May 30, 1940 (19th Parliament, 1st Session)


Jean-François Pouliot



That is all right; I am
through with it. And I would add this, that we shall be very careful in respect of the theories respecting finance.
One thing I regretted to see was the moving of the gold reserve and the financial backing of the country from the east block to the Bank of Canada, and then the transfer to the foreign exchange control board. The fortune of this country is not in the east block which houses the office of the Prime Minister, that of the Minister of Finance and the council room. I know the former auditor general complained of the condition of the vaults in which the fortune of the country was kept in the east block. I point this out particularly to the Minister of Mines and Resources, for whom I have a high regard. But vaults could be repaired. Often I pass near the east block and I see government trucks carrying loads of gold to the Bank of Canada, where new vaults have been built. There might have been reason for making that transfer, but otherwise I cannot understand why that reserve has been placed under the foreign exchange control board. I know that if I ask questions about that board, I shall probably receive no answer.

Government Loan-Mr. Pouliot
When last year I asked some questions respecting the mint, I was told by the previous Minister of Finance that no more reports respecting gold, coinage and the mint were published. For a time it was not a Canadian but rather an English institution. After that, control was transferred to Canada, and supervision was exercised by the Minister of Finance. However, I am wondering now if control is exercised by the Bank of Canada, the foreign exchange control board or the Minister of Finance himself. Those are serious matters.
Of course every man has his legitimate pride, and I have no doubt my very good friend the Minister of Finance knows that the hon. member for Temiscouata has studied these problems just as carefully as has the minister, and if at times that hon. member expresses personal views he does not do so with any desire to 'handicap the government. Rather it is done in order that the hon. member for Temiscouata may remain as proud of the government as he has been in the past.
I should like to have from the Minister of Finance all orders in council which have been passed regarding foreign exchange loans since July last. We have the official gazette; we -know that the information I seek appears in the Canada Gazette. I am quite ready to admit that fact. I began making a scrap book of those orders in council, so that I might understand the financial condition of the country, but I found it impossible to follow them. I am asking the minister if it is not possible to supply every hon. member with those orders in council which were passed during the recess concerning the foreign exchange control board. We must have them. At times we come in contact with regulations we cannot understand, because it is impossible for a layman who has not the up-to-date legislation by order in council respecting the foreign exchange control board to understand what is being done. This is a most important point.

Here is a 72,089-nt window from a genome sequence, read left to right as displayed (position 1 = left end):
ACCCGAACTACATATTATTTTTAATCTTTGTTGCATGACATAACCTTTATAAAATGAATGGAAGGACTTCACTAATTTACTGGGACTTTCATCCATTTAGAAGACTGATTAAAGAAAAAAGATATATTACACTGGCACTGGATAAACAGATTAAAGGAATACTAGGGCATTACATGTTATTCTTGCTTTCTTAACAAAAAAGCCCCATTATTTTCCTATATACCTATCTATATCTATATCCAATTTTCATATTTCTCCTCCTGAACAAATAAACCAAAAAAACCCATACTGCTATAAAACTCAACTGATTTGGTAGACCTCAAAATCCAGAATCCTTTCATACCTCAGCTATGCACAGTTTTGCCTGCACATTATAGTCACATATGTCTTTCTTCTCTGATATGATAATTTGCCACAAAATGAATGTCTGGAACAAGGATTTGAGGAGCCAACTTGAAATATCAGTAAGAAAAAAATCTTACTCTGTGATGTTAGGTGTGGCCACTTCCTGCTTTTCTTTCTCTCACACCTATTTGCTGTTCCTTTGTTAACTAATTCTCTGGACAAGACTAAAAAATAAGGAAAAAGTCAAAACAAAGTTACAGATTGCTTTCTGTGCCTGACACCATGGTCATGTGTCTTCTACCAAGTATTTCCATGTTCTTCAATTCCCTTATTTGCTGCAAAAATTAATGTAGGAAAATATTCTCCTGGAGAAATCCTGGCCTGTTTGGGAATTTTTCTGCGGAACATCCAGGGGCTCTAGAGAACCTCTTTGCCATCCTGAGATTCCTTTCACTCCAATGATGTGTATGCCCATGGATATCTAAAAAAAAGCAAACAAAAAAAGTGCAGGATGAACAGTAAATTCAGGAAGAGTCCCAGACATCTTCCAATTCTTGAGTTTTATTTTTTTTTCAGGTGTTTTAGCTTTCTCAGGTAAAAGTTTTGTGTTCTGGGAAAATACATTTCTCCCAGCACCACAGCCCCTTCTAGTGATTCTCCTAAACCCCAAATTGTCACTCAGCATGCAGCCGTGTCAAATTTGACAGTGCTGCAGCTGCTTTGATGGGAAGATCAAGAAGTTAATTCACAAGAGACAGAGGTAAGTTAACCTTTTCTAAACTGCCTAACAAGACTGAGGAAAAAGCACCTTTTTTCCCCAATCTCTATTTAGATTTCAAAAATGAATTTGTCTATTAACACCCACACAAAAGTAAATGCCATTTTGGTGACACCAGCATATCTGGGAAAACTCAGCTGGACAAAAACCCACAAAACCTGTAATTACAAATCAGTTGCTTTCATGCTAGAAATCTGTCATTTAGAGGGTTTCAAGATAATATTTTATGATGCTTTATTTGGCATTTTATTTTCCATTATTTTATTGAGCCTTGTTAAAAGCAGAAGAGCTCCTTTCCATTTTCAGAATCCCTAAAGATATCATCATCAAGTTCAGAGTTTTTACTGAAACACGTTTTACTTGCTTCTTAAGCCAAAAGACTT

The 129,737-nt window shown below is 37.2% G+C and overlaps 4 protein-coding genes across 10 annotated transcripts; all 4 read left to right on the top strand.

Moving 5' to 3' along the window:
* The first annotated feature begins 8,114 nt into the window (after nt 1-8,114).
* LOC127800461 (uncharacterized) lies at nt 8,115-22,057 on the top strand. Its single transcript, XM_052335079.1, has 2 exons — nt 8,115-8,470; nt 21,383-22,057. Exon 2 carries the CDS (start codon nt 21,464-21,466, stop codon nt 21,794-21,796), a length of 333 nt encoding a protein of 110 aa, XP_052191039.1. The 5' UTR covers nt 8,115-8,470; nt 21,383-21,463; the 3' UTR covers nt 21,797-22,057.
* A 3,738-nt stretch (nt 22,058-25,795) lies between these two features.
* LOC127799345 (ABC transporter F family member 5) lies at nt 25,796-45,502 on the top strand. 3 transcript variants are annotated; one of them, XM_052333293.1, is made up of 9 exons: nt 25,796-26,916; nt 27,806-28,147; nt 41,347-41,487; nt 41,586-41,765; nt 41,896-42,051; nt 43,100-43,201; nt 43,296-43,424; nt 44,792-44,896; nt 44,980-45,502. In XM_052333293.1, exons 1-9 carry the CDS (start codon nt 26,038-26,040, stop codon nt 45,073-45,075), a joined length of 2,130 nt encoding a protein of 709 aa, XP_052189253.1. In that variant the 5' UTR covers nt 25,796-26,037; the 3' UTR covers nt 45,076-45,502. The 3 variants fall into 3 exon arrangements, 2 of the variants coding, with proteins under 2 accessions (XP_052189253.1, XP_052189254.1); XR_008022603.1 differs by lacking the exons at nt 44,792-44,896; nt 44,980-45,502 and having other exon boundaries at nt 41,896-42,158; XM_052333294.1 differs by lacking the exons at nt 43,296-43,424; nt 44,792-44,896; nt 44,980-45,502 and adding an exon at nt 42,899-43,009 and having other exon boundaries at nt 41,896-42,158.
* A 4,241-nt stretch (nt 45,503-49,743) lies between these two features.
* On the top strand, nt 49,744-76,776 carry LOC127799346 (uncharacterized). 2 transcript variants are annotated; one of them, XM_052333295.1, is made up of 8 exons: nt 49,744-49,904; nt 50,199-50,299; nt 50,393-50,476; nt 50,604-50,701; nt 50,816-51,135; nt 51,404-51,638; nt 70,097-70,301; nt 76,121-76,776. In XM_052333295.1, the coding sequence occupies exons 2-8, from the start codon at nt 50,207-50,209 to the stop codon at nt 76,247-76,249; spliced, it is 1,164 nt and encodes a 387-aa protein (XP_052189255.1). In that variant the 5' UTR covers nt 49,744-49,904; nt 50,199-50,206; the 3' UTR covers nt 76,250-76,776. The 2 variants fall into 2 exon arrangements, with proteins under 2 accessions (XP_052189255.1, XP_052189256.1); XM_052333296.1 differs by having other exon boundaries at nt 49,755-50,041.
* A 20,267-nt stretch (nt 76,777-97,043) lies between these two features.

Why, sir, is it impossible for me at times to go into technical details about these matters? It is because I have not been supplied with that recess statute. It is just as necessary for us to have it as to have statutes passed by parliament. And I have very good reason for saying that, because by virtue of the War Measures Act those orders in council have the same authority as any piece of legislation passed by parliament. Therefore, sir, I should like to have some help in this regard, and I hope I shall receive it in due course.

I warn the government again about the danger of experiences in the matter of finance. I have made a few observations before about the Social Credit party, but there is the modern university teaching which is dangerous in that regard. I warn the minister, as I warned his predecessor, against accepting dangerous views which come from people who try interesting experiments at the expense of the nation. I warn my hon. friend in all earnestness, and as a strong supporter of the government. If I express personal views, he will understand that I do not do so in order to create trouble or embarrassment, but rather in order that each hon. member may follow the policies of the government and at times make suggestions which might be useful.

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